As scientists and engineers are figuring out how to get the huge amounts of trash out of the ocean, another problem to figure out is what to do with it all once it has been collected.

Apparently, creating shoes is one thing that we can do with it. Adidas has released a prototype for a shoe woven entirely out of trash found in the ocean. This particular shoe was made from gill nets that were illegally left in the ocean that were then collected by Sea Shepherd, a nonprofit aimed at defending sea life.

"It's a fishing net that was spanning the bottom of the sea like a wall, and killing pretty much every fish passing by," said Cyrill Gutsch, the founder of a new nonprofit called Parley for the Oceans, in an interview with FastCoexist. Parley for the Oceans is being supported by Adidas. "They confiscated this net, and we're bringing it back to life."

The women's shoe was created by Adidas using the same technology that it uses to create its Primeknit shoe, which produces zero waste.

"Knitting in general eliminates waste, because you don't have to cut out the patterns like on traditional footwear," said Eric Liedtke, executive board member of global brands at Adidas. "We use what we need for the shoe and waste nothing."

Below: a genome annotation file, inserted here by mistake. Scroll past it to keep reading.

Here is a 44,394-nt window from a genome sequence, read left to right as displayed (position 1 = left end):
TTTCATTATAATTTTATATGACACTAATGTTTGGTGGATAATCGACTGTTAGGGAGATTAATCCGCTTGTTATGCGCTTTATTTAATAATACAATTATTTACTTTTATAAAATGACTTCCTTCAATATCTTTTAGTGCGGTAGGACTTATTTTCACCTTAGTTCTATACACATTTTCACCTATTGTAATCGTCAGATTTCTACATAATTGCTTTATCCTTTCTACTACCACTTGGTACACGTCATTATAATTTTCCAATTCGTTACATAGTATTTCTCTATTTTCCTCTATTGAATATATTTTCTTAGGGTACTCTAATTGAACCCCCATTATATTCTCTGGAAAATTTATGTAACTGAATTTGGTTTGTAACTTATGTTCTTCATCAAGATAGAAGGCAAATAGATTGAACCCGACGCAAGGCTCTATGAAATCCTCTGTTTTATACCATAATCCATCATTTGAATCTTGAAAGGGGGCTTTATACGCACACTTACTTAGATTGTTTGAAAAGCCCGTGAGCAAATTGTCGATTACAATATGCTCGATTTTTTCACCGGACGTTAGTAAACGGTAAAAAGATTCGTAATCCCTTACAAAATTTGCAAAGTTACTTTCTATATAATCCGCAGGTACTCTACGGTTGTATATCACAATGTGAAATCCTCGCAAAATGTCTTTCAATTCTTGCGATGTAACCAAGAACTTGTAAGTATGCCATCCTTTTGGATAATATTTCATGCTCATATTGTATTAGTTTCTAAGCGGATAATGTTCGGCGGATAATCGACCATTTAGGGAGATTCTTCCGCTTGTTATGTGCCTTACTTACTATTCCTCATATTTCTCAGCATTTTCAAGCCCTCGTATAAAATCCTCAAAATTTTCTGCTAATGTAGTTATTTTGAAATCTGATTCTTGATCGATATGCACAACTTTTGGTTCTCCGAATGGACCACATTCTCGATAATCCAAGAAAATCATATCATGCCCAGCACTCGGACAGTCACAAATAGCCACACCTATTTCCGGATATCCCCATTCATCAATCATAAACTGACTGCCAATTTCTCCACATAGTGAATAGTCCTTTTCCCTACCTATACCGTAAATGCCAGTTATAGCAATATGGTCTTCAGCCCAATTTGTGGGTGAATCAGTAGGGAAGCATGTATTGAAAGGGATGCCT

The shoe is not just a prototype, however, with Adidas planning on launching the line later this year. The company says that it will focus on easy-to-reach fishing net and beach trash for now, and that it will, unfortunately, have no trouble finding enough material for the line. Of course, as time goes on and technology changes, the company could venture farther into the ocean to find plastic, such as in the Pacific Gyre, an area of slowly moving warm subtropical air and spiraling currents that often is where trash ends up collecting, where someone could trawl for plastic for days and only turn up a teaspoon of plastic because of how small fragments are.

Of course, eventually, it would be great to not have enough material to create the shoes. The larger goal of the project is not just to recycle trash, but to help create awareness about avoiding plastic waste in the first place.

A chemist within the organization is working on a plastic that would dissolve if thrown out into nature, potentially eliminating the problems that come with plastic altogether.

Adidas says that as it adapts the material, it may be able to implement it into other products, such as T-shirts and other clothing.

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